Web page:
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Rare hantavirus pops up in Denver

It's rare because, in Colorado, deer mice typically carry the virus but usually aren't found in the city.

The mystery goes on. For the second time since 1993, someone fell sick with the hantavirus in Denver.

"I want to emphasize how rare this event is," said Danica Lee, the Director of Public Health Inspections Division, Department of Public Health & Environment.

"It's very rare to see diagnosed hantavirus illness in Denver," she said.

It's rare because, in Colorado, deer mice typically carry the virus but usually aren't found in the city.

"House mice are not the type of mice we are concerned about here," Lee said.

But the apartment manager who fell sick lives in central Denver. People generally contract hantavirus through breathing in the virus from infected mice droppings, saliva and urine.

"Most of the exposure comes from significant rodent materials," Lee said. "You often hear about people cleaning out barns and garages and areas that may have been closed off for an extended period of time and have pretty extensive rodent material. It's pretty uncommon to have any type of urban cases like this one."

Health department investigators think the person likely fell sick in Denver. But they searched the patients building near Colfax and High, surrounding areas and used a black light but didn't find any evidence of rodent problems. They were first alerted about the case late last month.

"We don't have a clear answer as to where this person was exposed to the virus. And that may be may something we are never be able to determine conclusively," Lee said.

The virus has been tracked since 1993 and in some cases can morph into fatal respiratory problems, according to the CDC. But even without all the answers, the local department says they are certain there is no reason to panic.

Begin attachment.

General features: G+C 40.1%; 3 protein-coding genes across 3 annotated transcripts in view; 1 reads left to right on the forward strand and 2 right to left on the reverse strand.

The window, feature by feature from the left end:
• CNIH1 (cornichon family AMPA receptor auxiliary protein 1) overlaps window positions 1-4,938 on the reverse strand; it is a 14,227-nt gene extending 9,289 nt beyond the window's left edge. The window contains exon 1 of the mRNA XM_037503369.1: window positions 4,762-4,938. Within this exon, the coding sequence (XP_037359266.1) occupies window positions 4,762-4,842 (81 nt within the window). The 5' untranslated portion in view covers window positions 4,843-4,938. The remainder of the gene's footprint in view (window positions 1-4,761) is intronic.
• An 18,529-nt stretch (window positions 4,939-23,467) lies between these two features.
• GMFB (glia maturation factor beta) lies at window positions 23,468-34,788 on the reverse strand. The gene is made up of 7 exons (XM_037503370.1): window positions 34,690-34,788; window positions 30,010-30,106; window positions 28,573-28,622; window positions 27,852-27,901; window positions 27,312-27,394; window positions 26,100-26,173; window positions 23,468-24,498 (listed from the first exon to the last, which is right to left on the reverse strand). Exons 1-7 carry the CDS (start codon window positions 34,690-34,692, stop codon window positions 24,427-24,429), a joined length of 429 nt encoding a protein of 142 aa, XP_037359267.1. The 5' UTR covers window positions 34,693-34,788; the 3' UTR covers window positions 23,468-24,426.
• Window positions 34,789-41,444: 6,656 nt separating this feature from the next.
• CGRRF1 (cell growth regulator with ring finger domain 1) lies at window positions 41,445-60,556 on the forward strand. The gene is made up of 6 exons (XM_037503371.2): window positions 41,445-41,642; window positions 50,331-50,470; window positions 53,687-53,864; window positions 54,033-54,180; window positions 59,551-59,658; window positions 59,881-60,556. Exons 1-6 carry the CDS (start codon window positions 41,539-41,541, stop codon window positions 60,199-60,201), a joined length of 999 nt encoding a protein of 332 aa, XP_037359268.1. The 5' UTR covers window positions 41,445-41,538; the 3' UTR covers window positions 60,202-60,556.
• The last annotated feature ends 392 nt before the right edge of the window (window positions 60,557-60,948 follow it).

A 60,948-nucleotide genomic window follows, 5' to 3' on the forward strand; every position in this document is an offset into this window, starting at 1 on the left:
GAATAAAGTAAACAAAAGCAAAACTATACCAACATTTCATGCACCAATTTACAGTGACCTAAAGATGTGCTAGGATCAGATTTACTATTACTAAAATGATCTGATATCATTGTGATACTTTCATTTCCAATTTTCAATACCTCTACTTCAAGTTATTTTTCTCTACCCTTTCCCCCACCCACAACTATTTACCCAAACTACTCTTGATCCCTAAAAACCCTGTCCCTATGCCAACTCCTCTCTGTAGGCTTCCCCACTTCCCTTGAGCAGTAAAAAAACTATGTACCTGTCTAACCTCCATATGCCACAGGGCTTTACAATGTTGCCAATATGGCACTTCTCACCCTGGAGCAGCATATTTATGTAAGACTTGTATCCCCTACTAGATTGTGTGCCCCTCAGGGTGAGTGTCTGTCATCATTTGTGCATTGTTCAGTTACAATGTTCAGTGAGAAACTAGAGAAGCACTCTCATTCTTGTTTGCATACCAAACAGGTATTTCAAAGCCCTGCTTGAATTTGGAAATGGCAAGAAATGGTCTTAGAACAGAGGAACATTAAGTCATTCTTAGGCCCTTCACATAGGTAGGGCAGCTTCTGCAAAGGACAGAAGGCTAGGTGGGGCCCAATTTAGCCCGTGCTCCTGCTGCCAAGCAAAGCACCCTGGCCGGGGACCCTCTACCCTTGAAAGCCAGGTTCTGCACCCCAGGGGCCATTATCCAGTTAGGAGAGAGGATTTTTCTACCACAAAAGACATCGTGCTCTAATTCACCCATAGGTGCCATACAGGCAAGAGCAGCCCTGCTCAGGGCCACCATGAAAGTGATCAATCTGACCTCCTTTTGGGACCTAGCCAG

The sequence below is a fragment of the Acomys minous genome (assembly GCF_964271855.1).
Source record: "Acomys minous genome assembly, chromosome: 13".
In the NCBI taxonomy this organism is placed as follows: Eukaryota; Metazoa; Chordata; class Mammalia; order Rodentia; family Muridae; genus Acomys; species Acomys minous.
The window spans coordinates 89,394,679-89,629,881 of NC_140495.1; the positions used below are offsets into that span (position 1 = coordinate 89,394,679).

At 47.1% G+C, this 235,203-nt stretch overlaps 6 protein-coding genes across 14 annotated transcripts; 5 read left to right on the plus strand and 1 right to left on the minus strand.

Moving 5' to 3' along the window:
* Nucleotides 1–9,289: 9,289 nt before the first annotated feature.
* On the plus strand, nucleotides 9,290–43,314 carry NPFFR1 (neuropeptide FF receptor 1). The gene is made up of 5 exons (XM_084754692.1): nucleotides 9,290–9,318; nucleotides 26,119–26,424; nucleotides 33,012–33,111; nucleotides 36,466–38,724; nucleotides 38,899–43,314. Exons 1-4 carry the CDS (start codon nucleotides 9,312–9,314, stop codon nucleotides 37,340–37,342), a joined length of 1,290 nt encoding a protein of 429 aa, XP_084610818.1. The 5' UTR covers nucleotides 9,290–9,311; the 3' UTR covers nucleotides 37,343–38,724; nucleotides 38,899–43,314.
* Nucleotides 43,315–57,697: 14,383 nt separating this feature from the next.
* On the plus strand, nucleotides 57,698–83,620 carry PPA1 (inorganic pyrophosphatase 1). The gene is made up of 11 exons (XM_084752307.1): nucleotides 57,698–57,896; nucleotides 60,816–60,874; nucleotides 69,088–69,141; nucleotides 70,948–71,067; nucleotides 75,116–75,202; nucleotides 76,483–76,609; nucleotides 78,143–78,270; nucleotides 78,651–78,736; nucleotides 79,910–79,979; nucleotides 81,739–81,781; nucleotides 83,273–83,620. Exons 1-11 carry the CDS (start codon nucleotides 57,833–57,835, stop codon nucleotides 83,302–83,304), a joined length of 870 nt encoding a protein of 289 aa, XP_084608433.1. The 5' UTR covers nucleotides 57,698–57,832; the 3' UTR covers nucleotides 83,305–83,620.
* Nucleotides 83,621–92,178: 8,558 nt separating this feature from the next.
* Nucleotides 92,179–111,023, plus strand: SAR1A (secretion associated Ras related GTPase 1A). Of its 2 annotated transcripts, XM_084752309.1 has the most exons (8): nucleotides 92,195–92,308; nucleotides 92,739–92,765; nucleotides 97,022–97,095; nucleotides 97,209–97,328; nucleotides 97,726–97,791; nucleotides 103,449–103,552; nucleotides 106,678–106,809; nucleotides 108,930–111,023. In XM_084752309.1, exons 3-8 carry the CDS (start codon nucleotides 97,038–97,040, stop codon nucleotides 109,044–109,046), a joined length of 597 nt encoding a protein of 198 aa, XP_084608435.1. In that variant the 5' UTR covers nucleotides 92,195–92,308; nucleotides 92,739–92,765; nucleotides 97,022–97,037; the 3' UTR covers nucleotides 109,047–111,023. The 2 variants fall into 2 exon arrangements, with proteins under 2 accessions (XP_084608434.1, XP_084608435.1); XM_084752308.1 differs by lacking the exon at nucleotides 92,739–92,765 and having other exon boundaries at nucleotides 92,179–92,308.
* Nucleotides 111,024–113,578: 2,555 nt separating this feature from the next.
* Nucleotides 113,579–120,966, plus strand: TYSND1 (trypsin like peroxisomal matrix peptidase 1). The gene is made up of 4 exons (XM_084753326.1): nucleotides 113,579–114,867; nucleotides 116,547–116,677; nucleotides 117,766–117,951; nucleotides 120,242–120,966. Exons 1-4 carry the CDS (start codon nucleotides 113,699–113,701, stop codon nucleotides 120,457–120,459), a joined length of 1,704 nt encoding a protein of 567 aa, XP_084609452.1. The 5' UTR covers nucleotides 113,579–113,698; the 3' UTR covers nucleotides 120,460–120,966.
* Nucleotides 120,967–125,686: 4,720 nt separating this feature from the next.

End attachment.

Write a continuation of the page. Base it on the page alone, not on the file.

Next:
"There were no signs of rodents in the resident of this individual, or around the building or nearby. So we do see this time to time we are simply not able to identify where that exposure occurred," Lee said. "This is one of those cases. Generally, in situations like that those cases are isolated and not a cause for alarm to the public."

The patient is expected to make a full recovery. Sometimes detecting the virus is tricky because it shares symptoms with the flu, according to the CDC.

Denver Public Health and City and County of Denver Public Health & Environment says the best line of defense is to immediately clean up areas where you think mice have moved in.

Here are a few of their tips:

• Keep mice and other rodents away from the living areas of your home.

• Spray dust, dirt and rodent droppings, and dead rodents with a mixture of bleach and water (1 ½ cups of household bleach to one gallon of water) or other disinfectants. Allow the mixture to sit wet for at least 10 minutes before cleaning.

• Wear rubber, latex or vinyl gloves and a dust mask when cleaning rodent affected areas. Wash hands with soap and warm water after cleaning areas affected by rodents.

• Never vacuum or sweep areas where there is evidence of rodent infestation. Clean up debris while it is wet.

• Remove wood, junk and brush piles near your home. Keep vegetation around the house well-trimmed.

• Store human food, pet food and bird seed in covered containers.

• Keep garbage in tightly covered cans.

• Repair window screens and ensure weather-stripping is tight under all doors.

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